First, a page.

• Overall
    2 out of 5 stars
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    3 out of 5 stars
  • Story
    2 out of 5 stars

Boring

Sorry, I gave this an hour or two and found nothing of interest. It was like listening to the guy next door go into detail about where he bought his socks. Who cares?

2 people found this helpful

  • Overall
    4 out of 5 stars
  • Performance
    4 out of 5 stars
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    2 out of 5 stars

Bold writing: Strong on Character, not Story

What made the experience of listening to The Sportswriter the most enjoyable?

The author is a bold, clear writer with an ability to paint a great portrait. The narrator was well suited to the task.

What do you think your next listen will be?

Something with more of a story.

What about Richard Poe’s performance did you like?

I thought he seemed genuine.

Was there a moment in the book that particularly moved you?

No.

Any additional comments?

I found it hard to understand both as a woman and as a person who values conflict resolution. While the character is strong, the internal conflict slides away into what? A person who seems to drift through his life, with seemingly little consciousness of the potential for transcendence. Frustrating.

2 people found this helpful

  • Overall
    3 out of 5 stars
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    4 out of 5 stars
  • Story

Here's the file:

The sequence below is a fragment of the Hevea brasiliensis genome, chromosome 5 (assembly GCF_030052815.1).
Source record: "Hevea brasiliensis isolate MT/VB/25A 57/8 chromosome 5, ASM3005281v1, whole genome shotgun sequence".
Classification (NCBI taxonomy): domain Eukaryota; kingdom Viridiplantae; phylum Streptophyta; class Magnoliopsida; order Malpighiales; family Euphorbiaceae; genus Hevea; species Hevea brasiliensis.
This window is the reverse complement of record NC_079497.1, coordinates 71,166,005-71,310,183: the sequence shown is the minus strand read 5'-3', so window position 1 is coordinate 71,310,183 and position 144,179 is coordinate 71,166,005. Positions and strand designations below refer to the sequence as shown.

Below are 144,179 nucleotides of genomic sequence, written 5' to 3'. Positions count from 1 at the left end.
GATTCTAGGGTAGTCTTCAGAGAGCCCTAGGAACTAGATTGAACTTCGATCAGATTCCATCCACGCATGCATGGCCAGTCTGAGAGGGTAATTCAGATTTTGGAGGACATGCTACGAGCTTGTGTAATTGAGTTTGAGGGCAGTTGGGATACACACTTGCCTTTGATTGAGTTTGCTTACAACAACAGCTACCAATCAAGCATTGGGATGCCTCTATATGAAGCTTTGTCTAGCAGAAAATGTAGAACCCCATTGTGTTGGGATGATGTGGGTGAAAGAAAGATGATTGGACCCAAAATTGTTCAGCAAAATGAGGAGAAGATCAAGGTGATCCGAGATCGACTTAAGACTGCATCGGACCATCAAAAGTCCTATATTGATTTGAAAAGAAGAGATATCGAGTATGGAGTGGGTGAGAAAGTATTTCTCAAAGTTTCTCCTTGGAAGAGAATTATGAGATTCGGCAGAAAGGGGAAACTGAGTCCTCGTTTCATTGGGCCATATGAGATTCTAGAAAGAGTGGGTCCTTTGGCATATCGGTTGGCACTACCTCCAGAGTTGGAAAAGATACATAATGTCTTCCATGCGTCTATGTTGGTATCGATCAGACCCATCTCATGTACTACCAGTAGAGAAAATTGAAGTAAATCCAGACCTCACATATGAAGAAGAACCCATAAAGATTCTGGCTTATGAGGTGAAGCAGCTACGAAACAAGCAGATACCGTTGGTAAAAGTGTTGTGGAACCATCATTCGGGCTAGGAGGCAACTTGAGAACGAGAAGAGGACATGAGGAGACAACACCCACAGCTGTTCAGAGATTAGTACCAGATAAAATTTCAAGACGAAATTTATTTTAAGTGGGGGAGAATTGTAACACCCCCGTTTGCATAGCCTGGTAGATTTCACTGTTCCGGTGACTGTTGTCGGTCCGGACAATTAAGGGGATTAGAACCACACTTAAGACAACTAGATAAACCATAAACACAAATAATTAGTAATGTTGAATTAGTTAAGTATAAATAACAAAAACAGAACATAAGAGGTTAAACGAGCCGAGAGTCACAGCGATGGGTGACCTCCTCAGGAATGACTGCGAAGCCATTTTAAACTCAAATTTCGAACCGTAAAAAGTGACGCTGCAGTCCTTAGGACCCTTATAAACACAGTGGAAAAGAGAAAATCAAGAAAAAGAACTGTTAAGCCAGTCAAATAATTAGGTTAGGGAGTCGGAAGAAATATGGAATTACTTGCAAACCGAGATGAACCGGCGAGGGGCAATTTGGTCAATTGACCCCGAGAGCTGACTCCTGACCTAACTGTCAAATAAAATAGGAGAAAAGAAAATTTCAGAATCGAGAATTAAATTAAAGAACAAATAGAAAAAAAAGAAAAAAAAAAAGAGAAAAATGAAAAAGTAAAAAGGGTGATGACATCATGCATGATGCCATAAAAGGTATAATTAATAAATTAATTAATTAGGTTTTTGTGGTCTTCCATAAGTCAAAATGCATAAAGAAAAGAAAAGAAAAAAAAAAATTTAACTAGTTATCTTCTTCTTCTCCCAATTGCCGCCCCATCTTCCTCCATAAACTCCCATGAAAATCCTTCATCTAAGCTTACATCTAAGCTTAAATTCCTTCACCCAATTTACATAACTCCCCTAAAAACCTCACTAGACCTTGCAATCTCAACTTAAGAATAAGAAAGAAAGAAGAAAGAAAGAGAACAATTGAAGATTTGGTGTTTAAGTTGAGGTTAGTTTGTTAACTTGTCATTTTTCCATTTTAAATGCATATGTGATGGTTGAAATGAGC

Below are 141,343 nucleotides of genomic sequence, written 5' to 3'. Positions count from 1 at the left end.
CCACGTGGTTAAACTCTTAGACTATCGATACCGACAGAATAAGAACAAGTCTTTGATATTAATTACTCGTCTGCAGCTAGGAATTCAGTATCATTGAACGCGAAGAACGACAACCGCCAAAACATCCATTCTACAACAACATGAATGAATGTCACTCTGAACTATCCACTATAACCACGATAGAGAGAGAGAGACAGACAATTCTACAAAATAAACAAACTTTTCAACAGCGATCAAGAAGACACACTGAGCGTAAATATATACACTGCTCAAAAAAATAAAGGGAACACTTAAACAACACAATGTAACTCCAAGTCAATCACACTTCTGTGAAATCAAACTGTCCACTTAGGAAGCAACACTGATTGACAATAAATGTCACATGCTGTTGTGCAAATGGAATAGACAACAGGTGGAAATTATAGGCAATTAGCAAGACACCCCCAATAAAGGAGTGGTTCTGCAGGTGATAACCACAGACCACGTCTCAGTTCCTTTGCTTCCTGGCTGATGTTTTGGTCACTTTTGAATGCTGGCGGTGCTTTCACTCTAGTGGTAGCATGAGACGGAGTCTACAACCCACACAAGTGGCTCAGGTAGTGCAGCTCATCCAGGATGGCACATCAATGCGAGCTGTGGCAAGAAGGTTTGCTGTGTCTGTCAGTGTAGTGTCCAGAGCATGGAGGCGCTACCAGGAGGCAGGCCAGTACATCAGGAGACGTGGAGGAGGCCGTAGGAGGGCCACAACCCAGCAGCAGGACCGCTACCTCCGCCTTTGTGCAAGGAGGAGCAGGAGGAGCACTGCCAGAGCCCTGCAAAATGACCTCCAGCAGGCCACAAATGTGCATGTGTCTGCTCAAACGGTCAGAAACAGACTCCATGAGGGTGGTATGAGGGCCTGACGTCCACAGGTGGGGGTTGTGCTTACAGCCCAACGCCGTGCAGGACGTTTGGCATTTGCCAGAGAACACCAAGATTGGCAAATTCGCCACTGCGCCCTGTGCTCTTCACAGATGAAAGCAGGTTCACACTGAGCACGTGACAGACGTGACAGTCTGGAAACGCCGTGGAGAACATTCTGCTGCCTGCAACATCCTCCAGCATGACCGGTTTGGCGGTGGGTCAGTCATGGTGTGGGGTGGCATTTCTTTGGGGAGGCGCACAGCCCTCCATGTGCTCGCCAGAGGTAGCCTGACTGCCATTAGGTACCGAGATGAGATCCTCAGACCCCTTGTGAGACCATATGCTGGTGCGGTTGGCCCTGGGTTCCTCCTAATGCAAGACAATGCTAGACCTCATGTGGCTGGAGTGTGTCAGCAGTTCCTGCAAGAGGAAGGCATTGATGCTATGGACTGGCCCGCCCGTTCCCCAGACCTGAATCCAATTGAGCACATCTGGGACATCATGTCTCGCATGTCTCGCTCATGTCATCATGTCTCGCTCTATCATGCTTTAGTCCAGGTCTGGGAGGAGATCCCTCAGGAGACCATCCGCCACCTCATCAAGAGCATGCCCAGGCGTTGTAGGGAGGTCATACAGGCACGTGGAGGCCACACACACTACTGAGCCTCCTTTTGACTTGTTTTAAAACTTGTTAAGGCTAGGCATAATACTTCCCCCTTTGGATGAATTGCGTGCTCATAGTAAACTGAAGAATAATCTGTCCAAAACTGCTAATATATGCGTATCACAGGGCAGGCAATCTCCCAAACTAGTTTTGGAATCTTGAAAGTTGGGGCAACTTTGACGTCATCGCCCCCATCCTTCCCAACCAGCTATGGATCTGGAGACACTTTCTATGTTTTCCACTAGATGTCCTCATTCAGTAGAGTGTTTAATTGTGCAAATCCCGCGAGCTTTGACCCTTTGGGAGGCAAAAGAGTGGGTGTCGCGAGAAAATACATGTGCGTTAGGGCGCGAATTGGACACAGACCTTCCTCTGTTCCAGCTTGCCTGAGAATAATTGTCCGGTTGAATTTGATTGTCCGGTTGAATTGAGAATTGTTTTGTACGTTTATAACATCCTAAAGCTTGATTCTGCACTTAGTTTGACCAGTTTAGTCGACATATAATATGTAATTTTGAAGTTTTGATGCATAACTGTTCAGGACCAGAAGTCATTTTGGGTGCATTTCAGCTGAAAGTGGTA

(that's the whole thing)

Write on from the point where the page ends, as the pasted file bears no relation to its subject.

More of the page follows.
2 out of 5 stars

Listen to the last 15 minutes

Tedious day by day story. Will try another Richard Ford book to see if there is more to them. Only OK.

3 people found this helpful

  • Overall
    2 out of 5 stars
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    5 out of 5 stars
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    2 out of 5 stars

Pass

I’ve told people I’d listen to Richard Poe read the phone book; I think I got pretty close here. Great performance here from Mr Poe. The story just drags. Unlikable protagonist, dull and unlikable supporting characters.
Seems the author wanted to show readers how to write vivid descriptions. He accomplished that but forgot to put them in a story. Reads like a text book. Had hoped to listen to the whole series, I’m done after one.

  • Overall
    4 out of 5 stars
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    5 out of 5 stars
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    3 out of 5 stars

Perfect Narrator; Imperfect Novel

If this book were half as long, my tolerance for Frank’s incessant musings would increase. He describes and describes to the point that the book feels stagnant, and perhaps that is the point. He is stuck. Unfortunately he is so unlikeable and so truly unaware of himself, I didn’t care what happened ti him.

  • Overall
    2 out of 5 stars
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    5 out of 5 stars
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    2 out of 5 stars

A well-written account of a guy meandering...

... through life. The characters feel real. The events feel real. And that's the problem. The protagonist just failed to engage me. The problem is the length of this book. It's far too long. As a two hour novella, I think it would've succeeded. When you take writing classes, you're told that the protagonist's goal has to be clear. And the goal has to matter. There are countless instances where this doesn't have to be the case but those two rules absolutely apply here. What does Frank Bascombe want? I guess it's to continue working the job he loves and find love. No spoilers here, but I didn't care whether he got either.